Alon Shaya

Shaya, New Orleans

"You can buy harissa at the store, and if there’s a brand that you already know you like, feel free to use it. NYSHUK makes a great one. But making it yourself gives you the chance to use the best spices and peppers without any crappy additives. And it’s fun." —Alon Shaya

Use this harissa to top Shaya's hummus with lamb ragù.


  • 15 dried chiles de árbol
  • 2 dried guajillo chiles
  • 1 dried ancho chile
  • 1 tablespoon whole cumin
  • 1 1⁄2 teaspoons whole coriander seeds
  • 2 cloves garlic
  • 1 1⁄2 tablespoons lemon juice
  • 1 tablespoon white wine vinegar
  • 2 teaspoons salt
  • 1 1⁄2 teaspoons smoked paprika
  • 1 teaspoon tomato paste
  • 1⁄2 cup olive oil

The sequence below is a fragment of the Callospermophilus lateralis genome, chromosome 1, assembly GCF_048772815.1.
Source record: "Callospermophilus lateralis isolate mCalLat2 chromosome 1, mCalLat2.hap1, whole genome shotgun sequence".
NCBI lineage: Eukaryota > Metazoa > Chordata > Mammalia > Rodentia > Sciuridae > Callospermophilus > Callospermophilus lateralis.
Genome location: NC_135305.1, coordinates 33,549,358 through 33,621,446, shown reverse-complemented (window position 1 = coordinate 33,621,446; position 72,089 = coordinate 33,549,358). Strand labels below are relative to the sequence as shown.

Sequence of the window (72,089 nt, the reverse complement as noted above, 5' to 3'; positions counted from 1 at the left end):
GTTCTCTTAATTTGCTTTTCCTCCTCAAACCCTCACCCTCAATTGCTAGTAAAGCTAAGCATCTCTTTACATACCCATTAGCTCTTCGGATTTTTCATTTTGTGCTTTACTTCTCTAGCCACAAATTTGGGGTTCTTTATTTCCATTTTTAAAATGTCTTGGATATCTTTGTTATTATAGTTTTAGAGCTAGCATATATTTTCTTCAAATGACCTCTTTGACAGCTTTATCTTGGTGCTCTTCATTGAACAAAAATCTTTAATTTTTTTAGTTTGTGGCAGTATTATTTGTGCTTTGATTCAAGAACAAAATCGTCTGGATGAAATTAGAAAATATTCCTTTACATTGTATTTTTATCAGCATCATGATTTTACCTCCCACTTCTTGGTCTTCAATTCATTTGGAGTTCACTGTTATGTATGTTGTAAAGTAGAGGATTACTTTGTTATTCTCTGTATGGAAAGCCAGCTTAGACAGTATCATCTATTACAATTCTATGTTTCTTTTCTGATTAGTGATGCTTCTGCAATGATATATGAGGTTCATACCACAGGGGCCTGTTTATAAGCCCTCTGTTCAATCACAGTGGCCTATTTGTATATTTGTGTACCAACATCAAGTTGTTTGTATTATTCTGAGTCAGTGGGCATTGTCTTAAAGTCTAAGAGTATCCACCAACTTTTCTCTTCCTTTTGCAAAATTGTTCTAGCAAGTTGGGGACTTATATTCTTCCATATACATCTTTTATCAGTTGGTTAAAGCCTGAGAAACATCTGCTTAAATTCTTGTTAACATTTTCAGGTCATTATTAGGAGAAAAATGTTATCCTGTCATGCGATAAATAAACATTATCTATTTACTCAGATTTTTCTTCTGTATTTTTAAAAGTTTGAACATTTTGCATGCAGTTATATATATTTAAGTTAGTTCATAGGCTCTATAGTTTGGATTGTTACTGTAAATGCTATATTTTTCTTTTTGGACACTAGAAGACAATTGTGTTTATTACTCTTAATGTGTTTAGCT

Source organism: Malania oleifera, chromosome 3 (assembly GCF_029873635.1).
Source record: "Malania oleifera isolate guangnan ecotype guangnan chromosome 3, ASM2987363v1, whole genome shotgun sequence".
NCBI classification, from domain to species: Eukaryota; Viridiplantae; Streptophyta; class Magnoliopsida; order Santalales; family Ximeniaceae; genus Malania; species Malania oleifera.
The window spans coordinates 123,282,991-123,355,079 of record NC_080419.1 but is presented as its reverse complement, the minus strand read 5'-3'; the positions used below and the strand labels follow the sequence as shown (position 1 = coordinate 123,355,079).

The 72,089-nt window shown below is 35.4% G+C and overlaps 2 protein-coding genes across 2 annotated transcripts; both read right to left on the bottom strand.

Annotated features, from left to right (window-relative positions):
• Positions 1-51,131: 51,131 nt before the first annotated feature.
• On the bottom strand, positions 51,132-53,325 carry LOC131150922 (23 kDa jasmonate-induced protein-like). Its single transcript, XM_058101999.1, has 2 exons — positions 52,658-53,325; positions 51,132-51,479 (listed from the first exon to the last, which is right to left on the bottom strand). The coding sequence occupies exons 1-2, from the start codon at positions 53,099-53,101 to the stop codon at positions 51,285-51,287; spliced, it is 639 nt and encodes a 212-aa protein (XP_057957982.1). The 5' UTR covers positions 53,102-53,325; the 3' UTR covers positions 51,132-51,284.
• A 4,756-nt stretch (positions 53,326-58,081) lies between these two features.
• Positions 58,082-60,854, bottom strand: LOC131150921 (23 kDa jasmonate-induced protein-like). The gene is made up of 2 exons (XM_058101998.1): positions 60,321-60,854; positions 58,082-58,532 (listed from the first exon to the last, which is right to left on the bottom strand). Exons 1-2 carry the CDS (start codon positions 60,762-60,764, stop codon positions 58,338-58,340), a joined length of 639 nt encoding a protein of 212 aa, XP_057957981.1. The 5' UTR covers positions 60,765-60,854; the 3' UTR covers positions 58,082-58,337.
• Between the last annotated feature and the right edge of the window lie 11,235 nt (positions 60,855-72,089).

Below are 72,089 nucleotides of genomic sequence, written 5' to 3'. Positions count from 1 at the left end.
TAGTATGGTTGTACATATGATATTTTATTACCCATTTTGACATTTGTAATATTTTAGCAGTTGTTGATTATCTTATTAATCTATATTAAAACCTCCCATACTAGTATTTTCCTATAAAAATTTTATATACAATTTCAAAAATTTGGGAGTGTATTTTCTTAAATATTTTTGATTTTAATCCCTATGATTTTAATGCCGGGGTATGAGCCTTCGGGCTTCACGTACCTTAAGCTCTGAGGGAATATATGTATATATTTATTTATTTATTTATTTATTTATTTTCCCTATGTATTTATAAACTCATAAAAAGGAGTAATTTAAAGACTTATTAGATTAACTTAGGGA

Bring 2 cups of water to a boil in a small saucepan. Add the dried peppers and remove from heat. Let steep for 1 hour.

Strain the peppers, pat them dry, and gently pull them open to de­seed with your fingers. Here’s a trick: keep a bowl of water next to you and dip your fingers in the water to rinse off the seeds as you work. You want to get rid of them all; otherwise the harissa will be crazy spicy! Finely chop the peppers together.

Toast the cumin and coriander seeds in a small, dry skillet or saucepan over low heat for about 1 to 2 minutes, or until fragrant. Meanwhile, whack the garlic with the side of your knife a few times to crush it.

Grind the toasted seeds in a mortar and pestle or food processor until they’re pretty fine, then add the garlic and grind to a paste.

Stir in the chopped peppers, lemon juice, vinegar, salt, smoked paprika, and tomato paste. Once again, grind or process to a paste, pulling out any of the papery pepper skins as you work. Add the olive oil and then pass everything through a food mill or medium ­mesh sieve.


heaping 1⁄2 cup